I recently watched Caitlin Moran giving a talk to creatives about the best advice she had for them. My favourite piece of advice was to be as geeky and interested in what you love as possible. She said ‘you cannot be too obsessed with what it is you’re going to do for a career’. So, with this in mind, I am going to sign up for writing courses (that I can afford), watch YouTube videos on how to be a better wordsmith and work hard each night to get to where I want to be.

So, aside from aiming to drop two dress sizes by summer and swearing to exercise as hard as Kayla Itsines, those are the top three things I want to focus on this year. I pretty much want to wear clothes and work hard. Should be easy, right?

What are your resolutions for 2017? I’d love to know.

THE NEW YEAR

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If you are reading this, then congratulations, you’ve made it through one of the most dismal years to date.

You’re a survivor, a hero, a cockroach of the highest order, if you will.

(Although, saying that, the clock hasn’t quite struck twelve yet, so perhaps I should be a little more cautious about what I say…)

I think that even if you aren’t normally the type of person to spend the last few days of each year reflecting on the preceding twelve months, you have probably made an exception this December because let’s be honest, 2016 has been a hectic one.

On a personal level, it has been a memorable year. Emotional – packed full of change, celebration and exciting news. Epic – from moving cities and starting a new job in a different industry to friendship groups shifting and changing. And sad – a combination of bad news and broken relationships aplenty.

On a public level, it has been an insane one. The deaths of some of our most treasured icons and idols have left us feeling at a loss; the wars that continue to threaten our world are maddening; the outcome of the US election is laughable; the murder of Jo Cox is heartbreaking; the shooting in Orlando and the Nice attacks are frightening and Brexit is, well, Brexit. I mean, I could go on, but do you really want me to? I think we are all quite clear on exactly what went wrong this year – you don’t need me to reel off each disappointment one last time. After all, we’re supposed to be celebrating our departure from this foul state of affairs in a few hours, so let’s look forwards shall we?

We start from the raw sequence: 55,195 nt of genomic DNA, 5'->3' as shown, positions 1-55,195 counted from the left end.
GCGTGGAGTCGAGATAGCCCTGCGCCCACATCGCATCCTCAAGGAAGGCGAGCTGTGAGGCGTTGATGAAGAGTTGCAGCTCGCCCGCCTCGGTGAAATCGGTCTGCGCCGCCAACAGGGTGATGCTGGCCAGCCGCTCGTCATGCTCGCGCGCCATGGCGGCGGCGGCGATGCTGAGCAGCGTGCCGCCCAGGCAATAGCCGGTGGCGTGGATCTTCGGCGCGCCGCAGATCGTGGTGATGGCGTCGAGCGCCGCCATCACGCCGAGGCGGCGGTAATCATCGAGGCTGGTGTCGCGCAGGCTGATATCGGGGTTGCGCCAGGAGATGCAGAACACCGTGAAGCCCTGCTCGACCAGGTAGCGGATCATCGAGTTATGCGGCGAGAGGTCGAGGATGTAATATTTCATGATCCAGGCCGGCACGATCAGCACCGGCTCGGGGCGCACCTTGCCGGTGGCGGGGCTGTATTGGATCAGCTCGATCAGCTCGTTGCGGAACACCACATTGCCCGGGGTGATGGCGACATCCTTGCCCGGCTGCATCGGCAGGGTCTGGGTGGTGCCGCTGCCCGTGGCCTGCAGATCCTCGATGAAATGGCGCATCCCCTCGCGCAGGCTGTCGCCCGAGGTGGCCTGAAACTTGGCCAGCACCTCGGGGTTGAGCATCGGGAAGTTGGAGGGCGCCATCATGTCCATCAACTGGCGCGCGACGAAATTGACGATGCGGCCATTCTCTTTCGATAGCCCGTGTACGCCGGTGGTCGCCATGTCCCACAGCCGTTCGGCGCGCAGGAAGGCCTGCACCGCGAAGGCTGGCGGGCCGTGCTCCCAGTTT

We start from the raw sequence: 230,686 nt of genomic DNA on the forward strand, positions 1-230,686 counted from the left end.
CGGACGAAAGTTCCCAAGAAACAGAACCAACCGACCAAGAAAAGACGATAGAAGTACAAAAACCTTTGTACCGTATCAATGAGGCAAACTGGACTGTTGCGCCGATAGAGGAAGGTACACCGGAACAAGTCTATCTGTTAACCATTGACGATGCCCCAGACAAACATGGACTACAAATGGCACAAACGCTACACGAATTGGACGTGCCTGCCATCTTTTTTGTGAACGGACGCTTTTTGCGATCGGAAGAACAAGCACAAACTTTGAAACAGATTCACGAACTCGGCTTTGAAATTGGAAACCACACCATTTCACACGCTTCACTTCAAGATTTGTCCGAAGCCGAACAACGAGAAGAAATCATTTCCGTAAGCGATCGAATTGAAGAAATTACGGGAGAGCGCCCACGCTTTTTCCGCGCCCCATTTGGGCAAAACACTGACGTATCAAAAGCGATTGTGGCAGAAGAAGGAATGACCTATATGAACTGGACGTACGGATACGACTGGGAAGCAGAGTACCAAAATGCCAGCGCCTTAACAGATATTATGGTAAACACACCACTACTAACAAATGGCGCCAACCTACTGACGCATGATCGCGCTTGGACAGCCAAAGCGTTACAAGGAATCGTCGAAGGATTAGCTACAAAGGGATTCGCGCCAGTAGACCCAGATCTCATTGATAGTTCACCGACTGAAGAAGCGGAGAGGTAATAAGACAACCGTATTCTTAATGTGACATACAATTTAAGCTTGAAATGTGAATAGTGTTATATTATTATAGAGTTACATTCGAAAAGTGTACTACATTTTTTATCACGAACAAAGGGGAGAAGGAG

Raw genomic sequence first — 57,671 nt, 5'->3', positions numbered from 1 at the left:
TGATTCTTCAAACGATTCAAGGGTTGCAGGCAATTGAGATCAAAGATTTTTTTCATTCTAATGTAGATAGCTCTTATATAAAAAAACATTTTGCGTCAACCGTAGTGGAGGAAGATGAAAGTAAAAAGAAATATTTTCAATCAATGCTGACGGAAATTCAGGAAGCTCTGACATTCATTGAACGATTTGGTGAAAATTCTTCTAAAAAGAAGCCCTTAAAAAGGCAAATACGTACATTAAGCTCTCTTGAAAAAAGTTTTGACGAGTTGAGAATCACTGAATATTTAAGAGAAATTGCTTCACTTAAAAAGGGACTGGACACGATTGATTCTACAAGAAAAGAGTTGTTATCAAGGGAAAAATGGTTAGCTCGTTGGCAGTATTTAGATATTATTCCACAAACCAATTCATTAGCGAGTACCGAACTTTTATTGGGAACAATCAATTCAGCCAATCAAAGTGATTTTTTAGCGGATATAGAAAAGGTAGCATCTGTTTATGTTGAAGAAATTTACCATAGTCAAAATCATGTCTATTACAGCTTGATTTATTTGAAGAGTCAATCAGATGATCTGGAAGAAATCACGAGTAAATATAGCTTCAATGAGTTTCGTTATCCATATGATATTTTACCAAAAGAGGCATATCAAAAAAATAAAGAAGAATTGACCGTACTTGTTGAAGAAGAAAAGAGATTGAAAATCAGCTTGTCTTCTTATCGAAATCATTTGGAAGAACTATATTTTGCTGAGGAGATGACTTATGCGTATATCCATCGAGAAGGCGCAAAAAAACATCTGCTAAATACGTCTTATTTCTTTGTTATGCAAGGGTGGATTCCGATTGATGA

Although it might not be time to forgive the wrong-doings of the past year, I think it might be about time we forgot (or at least put them aside for a while) as we enter a new chapter. I know I’ve had enough of talking about how shit it has been; it is making me feel sluggish, lazy and a bit defeatist. I’m sick of expecting to wake up to bad news. I don’t want to grow immune to sadness and loss. I refuse to let negativity become the norm. Besides, it’s almost insulting for us to sulk so much about what an awful year it’s been when people have it far worse each and every day of their lives and still continue to smile.

So, with 2017 – a brand new, sparkling year of hope – almost upon us, it’s about time we took some responsibility for what is happening. Feel hard done by? Shout about it. Upset about something in the news? Don’t pick up your phone and frantically type out 140 characters hoping to make a difference, actually get out there and do something about it.

2016, after berating you for long enough, I would actually like to thank you. Thank you for being the busiest year yet. For distracting me from what was going on around me by not letting my feet touch the ground with weddings, parties and trips (perhaps you knew I didn’t like change?) and thank you for making me feel so deflated for so long that I feel more driven than ever to succeed.

2017, although we are all very much looking forward to meeting you at midnight, I ask you to be kind to us. We’re all a little fragile from what came before you and we’re all a little nervous about next year, so please understand that you won’t be meeting us at our best tonight. It’s unlikely that we will be working the room; we will probably be very drunk, looking a little dishevelled and hugging our loved ones tight at midnight – but bear with us, tomorrow is a new day and we can start off on a better note then.

So, everybody: here’s to making it through one of the most trying of years. I hope the next twelve months bring you love, light and happiness. Or at the very least, fewer deaths and less bad decisions.

Have a good one tonight and be forever grateful for the things you do have.

Happy New Year.